$ change           % change    
           2008              2007            
       (in millions; 2007 restated)                

Net revenues

     $ 3,389      $ 3,277      $ 112      3.4%  

Segment operating income

       1,002        1,012        (10 )    (1.0% )
       For the Years Ended
December 31,
     $ change      % change  
       2007      2006        
       (in millions; as restated)                

Net revenues

     $ 3,277      $ 3,225      $ 52      1.6%  

Segment operating income

       1,012        1,254        (242 )    (19.3% )

2008 compared with 2007:

Net revenues increased $112 million (3.4%), due to higher net pricing (6.2 pp) and favorable mix (0.7 pp), partially offset by lower volume (3.5 pp). Net revenues increased due to higher input cost-driven pricing across our key categories, primarily spoonable and pourable salad dressings and Kraft macaroni and cheese dinners. In addition, net revenues growth was impacted by lower shipments in spoonable and pourable salad dressings, ready-to-eat desserts and barbecue sauce, which were partially offset by volume gains in Kraft macaroni and cheese dinners.

Segment operating income decreased $10 million (1.0%), due to higher input costs (primarily higher raw material costs), lower volume and higher Restructuring Program costs partially offset by higher net pricing, favorable mix, lower fixed manufacturing costs and lower marketing support costs.

2007 compared with 2006:

Net revenues increased $52 million (1.6%), due to favorable mix (2.1 pp) and higher net pricing (2.0 pp), partially offset by the impact of divestitures (1.9 pp) and lower volume (0.6 pp). Favorable mix reflected higher Kraft macaroni and cheese dinners base volume growth and the continued success of Kraft Easy-Mac cups. Higher net pricing was driven by input cost-driven pricing partially offset by increased promotional spending, primarily in spoonable salad dressings, Kraft macaroni and cheese dinners and dry packaged desserts. In addition, net revenues growth was impacted by lower shipments in spoonable and pourable salad dressings, dry packaged desserts and barbecue sauce, which were partially offset by volume gains in Kraft macaroni and cheese dinners.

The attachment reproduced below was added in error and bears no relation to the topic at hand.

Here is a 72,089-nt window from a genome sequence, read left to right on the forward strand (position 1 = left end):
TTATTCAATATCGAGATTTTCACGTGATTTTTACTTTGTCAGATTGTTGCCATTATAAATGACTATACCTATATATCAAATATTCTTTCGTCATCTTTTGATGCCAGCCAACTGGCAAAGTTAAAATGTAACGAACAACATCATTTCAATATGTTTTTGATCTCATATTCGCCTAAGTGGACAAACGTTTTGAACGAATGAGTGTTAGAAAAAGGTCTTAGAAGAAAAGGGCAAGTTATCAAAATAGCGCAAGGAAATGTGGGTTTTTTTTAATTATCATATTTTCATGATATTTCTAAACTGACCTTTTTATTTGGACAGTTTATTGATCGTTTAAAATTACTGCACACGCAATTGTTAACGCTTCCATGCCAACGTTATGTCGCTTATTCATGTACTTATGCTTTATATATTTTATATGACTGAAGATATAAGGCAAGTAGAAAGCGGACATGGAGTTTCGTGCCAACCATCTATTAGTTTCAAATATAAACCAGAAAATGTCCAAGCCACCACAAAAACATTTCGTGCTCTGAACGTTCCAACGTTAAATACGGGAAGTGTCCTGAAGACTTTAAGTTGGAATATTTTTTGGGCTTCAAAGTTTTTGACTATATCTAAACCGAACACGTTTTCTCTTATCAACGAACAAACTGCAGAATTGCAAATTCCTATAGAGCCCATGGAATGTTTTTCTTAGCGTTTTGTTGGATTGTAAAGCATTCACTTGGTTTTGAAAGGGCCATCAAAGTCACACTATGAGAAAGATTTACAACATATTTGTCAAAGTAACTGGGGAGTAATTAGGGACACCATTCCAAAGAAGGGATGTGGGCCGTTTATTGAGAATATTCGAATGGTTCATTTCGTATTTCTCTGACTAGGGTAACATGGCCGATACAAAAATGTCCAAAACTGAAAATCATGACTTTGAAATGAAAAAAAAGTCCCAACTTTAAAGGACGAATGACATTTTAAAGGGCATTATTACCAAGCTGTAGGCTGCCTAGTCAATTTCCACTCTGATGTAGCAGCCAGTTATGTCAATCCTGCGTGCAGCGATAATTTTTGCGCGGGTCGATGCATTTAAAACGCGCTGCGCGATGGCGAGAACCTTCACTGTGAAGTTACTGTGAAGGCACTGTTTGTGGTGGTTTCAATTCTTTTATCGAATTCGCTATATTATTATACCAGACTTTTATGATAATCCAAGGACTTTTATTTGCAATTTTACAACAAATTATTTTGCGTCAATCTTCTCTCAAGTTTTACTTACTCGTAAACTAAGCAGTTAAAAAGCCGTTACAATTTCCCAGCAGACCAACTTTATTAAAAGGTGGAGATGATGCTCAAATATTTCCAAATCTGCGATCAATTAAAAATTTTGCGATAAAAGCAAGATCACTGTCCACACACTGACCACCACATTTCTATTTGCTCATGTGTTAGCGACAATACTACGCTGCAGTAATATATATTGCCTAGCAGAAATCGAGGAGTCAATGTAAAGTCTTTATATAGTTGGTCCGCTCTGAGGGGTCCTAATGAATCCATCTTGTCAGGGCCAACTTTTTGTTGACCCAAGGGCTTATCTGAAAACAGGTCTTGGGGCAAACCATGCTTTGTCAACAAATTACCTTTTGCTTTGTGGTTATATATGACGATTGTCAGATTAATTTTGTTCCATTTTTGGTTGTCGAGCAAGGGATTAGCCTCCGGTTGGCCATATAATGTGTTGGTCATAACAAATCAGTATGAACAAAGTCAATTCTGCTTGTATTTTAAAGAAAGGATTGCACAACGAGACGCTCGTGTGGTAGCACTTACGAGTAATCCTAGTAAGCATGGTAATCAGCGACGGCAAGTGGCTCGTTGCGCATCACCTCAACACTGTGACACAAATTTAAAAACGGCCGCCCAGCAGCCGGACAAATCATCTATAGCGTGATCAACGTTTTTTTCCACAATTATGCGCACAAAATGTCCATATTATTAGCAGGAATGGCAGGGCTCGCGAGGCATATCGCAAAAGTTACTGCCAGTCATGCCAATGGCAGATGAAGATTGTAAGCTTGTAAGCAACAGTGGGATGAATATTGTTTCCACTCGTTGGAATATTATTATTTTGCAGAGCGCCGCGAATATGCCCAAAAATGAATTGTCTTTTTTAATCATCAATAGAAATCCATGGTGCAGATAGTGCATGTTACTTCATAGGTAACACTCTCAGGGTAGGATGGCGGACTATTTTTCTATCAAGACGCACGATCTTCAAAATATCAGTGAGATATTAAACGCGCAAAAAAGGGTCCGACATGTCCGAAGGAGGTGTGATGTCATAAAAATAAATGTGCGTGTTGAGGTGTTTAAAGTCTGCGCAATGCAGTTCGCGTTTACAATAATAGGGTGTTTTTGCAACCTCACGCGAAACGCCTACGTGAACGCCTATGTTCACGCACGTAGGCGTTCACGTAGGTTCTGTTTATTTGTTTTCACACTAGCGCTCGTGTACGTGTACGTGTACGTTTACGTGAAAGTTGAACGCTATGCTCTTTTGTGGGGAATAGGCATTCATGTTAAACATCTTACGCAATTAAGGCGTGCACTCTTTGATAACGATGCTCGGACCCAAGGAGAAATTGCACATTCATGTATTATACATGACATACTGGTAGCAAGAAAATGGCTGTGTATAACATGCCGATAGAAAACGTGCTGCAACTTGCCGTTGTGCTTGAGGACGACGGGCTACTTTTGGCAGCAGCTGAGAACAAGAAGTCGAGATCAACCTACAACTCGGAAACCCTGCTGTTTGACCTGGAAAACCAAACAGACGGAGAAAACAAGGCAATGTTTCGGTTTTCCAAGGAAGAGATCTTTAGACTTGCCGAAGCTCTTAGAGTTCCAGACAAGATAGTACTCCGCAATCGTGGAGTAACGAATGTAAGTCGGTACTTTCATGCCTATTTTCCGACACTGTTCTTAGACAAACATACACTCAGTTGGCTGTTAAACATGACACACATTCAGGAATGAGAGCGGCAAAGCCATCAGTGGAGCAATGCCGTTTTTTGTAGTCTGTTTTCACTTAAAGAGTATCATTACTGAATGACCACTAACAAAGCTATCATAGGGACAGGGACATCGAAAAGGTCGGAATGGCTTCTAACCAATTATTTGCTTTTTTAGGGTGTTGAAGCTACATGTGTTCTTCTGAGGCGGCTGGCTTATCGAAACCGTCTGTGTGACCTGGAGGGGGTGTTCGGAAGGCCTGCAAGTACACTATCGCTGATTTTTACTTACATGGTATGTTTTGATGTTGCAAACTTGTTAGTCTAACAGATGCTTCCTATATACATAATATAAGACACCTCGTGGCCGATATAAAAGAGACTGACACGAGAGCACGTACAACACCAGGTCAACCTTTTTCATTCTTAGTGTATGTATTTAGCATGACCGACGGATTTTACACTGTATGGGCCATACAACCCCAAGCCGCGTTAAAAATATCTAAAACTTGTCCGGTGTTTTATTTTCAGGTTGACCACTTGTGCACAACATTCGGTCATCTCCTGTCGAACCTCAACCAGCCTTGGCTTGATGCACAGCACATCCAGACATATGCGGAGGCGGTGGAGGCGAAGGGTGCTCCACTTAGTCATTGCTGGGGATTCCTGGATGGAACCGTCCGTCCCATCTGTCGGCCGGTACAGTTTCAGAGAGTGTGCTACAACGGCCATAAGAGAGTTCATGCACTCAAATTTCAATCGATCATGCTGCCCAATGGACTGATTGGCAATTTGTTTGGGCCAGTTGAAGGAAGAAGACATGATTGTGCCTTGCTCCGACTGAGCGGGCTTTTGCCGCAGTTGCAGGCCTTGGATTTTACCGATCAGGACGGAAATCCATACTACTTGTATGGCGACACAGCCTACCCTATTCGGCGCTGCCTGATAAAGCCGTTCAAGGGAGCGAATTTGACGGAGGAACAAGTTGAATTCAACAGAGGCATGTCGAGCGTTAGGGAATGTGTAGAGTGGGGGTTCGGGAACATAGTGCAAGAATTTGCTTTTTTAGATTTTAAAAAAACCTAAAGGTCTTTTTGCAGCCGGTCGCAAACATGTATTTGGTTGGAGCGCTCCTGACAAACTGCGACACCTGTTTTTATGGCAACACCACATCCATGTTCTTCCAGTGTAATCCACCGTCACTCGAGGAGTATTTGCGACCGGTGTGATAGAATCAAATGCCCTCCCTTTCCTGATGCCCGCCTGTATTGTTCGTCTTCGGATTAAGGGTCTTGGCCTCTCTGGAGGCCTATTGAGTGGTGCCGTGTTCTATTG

Segment operating income decreased $242 million (19.3%), due primarily to the 2006 gain on the divested rice brand and assets, higher raw material costs, the impact of divestitures, lower volume and higher marketing support costs. These unfavorable variances were partially offset by higher pricing, lower manufacturing costs, lower Restructuring Program costs and favorable mix.

 

32


U.S. Snacks

       For the Years Ended
December 31,
        $ change           % change    
           2008              2007            
       (in millions; 2007 restated)                

Net revenues

     $ 5,025      $ 4,879      $ 146      3.0%  

Segment operating income

       530        607        (77 )    (12.7% )
       For the Years Ended
December 31,
      $ change        % change   
           2007              2006            
       (in millions; as restated)                

Net revenues

     $ 4,879      $ 4,834      $ 45      0.9%  

Segment operating income

       607        444        163      36.7%  

2008 compared with 2007:

Net revenues increased $146 million (3.0%), due to higher net pricing (8.4 pp) and the impact of our LU Biscuit acquisition (0.4 pp), partially offset by lower volume (3.1 pp), unfavorable mix (2.5 pp) and the impact of divestitures (0.2 pp). Biscuits net revenues increased, driven by higher input cost-driven pricing and lower promotional spending, partially offset by unfavorable mix and lower volume. Biscuits unfavorable volume/mix was driven by base business volume declines in Wheat Thins, Cheese Nips and Chips Ahoy!, partially offset by gains in Oreo cookies as well as new product introductions including Kraft macaroni and cheese crackers and Nilla Cakesters. Snack bars net revenues decreased, driven by volume declines in breakfast bars, primarily due to product pruning. Snack nuts net revenues decreased, driven by lower volume, partially offset by higher net pricing.